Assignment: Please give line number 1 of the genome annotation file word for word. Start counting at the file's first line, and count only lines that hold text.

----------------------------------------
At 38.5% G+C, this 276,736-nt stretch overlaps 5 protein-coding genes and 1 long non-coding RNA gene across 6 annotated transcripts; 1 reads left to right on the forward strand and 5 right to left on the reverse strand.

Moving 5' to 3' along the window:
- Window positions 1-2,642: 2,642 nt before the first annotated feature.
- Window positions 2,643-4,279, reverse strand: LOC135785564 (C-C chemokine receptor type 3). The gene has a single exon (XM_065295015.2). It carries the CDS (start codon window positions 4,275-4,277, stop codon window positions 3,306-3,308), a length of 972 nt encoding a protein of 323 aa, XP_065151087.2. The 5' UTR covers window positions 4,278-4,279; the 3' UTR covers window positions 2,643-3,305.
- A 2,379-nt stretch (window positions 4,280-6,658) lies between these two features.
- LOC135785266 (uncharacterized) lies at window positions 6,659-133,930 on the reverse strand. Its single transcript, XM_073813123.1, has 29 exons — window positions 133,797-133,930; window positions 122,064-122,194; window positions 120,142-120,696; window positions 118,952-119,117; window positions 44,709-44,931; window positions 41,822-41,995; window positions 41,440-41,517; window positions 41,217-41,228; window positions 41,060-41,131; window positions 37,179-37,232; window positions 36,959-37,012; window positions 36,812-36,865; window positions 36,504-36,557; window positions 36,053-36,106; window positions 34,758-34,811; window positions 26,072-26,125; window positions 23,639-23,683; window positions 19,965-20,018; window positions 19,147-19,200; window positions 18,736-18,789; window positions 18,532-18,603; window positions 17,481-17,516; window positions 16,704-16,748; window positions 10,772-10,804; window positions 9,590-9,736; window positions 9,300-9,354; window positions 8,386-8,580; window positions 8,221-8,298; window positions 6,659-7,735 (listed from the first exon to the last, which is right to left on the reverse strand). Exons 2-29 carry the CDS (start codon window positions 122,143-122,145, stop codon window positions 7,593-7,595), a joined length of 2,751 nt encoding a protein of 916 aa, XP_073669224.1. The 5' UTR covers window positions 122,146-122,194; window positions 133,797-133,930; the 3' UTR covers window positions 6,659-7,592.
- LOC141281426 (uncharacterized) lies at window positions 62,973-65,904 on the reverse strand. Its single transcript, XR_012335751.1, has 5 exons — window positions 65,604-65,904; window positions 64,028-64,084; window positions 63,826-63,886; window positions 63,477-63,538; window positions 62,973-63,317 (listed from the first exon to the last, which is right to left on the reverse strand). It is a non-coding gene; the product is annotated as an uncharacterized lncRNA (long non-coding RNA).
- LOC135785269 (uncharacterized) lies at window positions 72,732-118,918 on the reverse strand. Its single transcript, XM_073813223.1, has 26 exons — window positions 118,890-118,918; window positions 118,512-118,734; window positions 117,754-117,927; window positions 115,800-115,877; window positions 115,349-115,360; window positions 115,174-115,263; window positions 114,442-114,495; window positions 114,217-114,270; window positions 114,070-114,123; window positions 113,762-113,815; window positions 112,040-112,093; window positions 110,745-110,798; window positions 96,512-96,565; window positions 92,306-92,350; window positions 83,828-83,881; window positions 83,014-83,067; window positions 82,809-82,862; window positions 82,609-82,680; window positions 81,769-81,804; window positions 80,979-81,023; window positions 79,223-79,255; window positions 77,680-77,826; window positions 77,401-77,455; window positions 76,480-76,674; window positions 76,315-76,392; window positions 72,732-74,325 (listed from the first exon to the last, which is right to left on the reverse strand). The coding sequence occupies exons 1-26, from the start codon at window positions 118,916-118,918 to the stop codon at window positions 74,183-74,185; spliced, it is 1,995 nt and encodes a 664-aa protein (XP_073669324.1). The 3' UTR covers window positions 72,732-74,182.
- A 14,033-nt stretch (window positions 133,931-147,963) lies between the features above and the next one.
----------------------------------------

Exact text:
At 38.5% G+C, this 276,736-nt stretch overlaps 5 protein-coding genes and 1 long non-coding RNA gene across 6 annotated transcripts; 1 reads left to right on the forward strand and 5 right to left on the reverse strand.